Category: Phinizy Blog Feed

New Project to Provide Information for Savannah River Flow Requirements

Phinizy Center Starts New Project to Provide Needed Information on Ecosystem Flow Requirements for the Savannah River


Photo courtesy of the US Army Corps of Engineers

River flow below Clarks Hill Lake is regulated by the United States Army Corps of Engineers at Thurmond Dam. In recent years there has been an increased effort to understand how different flows affect the ecology of the river and incorporate this information into how water is managed in the Savannah River Basin. This information is vital during drought conditions when we need to conserve water in the reservoirs but still provide enough water to protect the aquatic ecology within the river below the dam. Data from this project will help support the ongoing Savannah River Basin Comprehensive Study (Interim 2), which focuses on reservoir and river management during drought conditions.

This month, our research team will begin a new 14-month project on the Savannah River. The goal of this study is to determine how different flows in the river affect certain organisms; this will allow us to develop flow recommendations during times of drought. We will collaborate with Dr. Richard Horwitz, a fisheries expert with the Academy of Natural Sciences of Drexel University (ANSP-DU), to develop annual flow recommendations using ANSP-DU’s annual Savannah River fisheries data which dates back to 1952 and historical United States Geological Survey flow data. From this data we can determine how flows in one year affected different fish species survival and growth in subsequent years. This approach works well for long-lived species like fish, but is insufficient for making recommendations for species with shorter lifespans. As a result, we will develop monthly flow recommendations using aquatic insect production, which is simply a measure of how much insect growth occurs over a given time. Insects perform an important function in aquatic food webs by eating bacteria, algae, and dead plant material and serving as prey for other aquatic animals like fish. To measure this production, we will sample aquatic insects for 12 months to determine how long each generation lives in the water and measure growth rates for each species. We will be able to determine how flows impact these organisms and provide monthly flow recommendations from the aquatic insect data. We will collaborate with Dr. Checo Colon-Gaud at Georgia Southern University on this portion of the project.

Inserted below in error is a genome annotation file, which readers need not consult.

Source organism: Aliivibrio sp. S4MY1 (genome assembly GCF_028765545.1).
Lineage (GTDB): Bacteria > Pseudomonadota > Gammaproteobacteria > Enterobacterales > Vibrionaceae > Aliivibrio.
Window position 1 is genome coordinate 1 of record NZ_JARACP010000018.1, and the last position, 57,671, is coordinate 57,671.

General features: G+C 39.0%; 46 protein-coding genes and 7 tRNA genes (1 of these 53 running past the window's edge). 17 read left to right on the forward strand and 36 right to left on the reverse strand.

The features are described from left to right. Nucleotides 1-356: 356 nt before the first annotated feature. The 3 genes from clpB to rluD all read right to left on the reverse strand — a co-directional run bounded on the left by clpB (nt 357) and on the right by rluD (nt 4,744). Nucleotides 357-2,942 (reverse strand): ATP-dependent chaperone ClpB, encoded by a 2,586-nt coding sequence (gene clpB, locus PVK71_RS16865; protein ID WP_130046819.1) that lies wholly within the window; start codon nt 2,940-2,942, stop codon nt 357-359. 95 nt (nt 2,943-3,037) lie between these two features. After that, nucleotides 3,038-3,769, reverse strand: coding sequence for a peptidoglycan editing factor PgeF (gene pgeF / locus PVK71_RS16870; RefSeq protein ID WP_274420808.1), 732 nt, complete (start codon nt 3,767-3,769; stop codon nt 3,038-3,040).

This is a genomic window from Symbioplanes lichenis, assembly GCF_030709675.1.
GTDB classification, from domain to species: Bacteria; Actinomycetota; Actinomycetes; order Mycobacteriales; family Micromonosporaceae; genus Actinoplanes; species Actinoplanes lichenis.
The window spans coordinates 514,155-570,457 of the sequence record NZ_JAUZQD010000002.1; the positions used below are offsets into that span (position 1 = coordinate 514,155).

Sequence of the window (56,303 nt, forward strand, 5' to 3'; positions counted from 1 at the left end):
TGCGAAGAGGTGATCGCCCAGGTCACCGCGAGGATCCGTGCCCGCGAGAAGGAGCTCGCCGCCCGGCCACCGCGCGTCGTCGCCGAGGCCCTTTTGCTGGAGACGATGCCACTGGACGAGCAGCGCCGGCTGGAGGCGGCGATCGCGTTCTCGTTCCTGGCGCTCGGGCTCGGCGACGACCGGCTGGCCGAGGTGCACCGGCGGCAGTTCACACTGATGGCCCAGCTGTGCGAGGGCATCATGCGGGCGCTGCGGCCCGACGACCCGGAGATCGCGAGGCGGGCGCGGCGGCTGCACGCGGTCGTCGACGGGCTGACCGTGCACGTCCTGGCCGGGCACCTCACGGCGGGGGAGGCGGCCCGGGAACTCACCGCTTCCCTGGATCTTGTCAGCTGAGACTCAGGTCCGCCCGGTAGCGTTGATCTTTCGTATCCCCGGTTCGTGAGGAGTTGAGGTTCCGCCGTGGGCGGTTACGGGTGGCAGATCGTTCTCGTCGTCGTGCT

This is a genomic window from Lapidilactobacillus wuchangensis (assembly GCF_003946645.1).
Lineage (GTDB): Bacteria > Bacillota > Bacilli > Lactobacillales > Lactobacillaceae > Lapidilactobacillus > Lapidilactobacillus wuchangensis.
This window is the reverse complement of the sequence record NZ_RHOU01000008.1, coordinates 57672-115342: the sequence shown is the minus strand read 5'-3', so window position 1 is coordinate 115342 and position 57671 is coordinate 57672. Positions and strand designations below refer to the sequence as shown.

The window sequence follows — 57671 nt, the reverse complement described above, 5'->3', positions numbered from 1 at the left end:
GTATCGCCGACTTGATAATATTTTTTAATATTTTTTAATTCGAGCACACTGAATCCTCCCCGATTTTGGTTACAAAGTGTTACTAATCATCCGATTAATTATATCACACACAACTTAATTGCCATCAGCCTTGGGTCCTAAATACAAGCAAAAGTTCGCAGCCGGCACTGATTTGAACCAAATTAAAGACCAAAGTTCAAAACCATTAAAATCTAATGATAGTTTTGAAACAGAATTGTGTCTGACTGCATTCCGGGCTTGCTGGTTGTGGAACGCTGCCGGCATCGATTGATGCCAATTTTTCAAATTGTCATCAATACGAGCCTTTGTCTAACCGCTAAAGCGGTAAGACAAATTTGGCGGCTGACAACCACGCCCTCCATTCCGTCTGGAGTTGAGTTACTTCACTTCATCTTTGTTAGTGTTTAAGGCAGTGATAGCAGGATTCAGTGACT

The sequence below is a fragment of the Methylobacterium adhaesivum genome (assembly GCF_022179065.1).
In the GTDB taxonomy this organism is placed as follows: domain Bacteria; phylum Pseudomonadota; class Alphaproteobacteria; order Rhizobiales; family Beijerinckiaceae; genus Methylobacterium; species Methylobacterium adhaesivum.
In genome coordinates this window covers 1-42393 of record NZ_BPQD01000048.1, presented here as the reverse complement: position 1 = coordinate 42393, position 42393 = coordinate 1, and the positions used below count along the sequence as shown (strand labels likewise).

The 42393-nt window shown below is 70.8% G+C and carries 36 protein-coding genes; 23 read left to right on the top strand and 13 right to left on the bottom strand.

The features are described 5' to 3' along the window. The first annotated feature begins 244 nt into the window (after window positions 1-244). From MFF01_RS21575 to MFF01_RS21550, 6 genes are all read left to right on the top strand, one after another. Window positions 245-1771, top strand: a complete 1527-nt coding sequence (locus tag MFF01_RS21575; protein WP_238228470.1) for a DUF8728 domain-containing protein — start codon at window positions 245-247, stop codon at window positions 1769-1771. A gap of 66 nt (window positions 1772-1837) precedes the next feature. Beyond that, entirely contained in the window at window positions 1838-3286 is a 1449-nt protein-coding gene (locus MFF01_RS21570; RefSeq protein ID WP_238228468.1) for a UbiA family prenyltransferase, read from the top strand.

A portion of the funding for this project was awarded to Phinizy Center for Water Sciences by the Savannah-Upper Ogeechee Water Council through a matching grant opportunity from the Georgia Environmental Protection Division’s Regional Water Plan Seed Grant program. Funds provided to Phinizy Center from Columbia County’s Water Utility Program, in support of our Savannah River research program, were used as matching funds for this grant.

Paddle Georgia

Paddle Georgia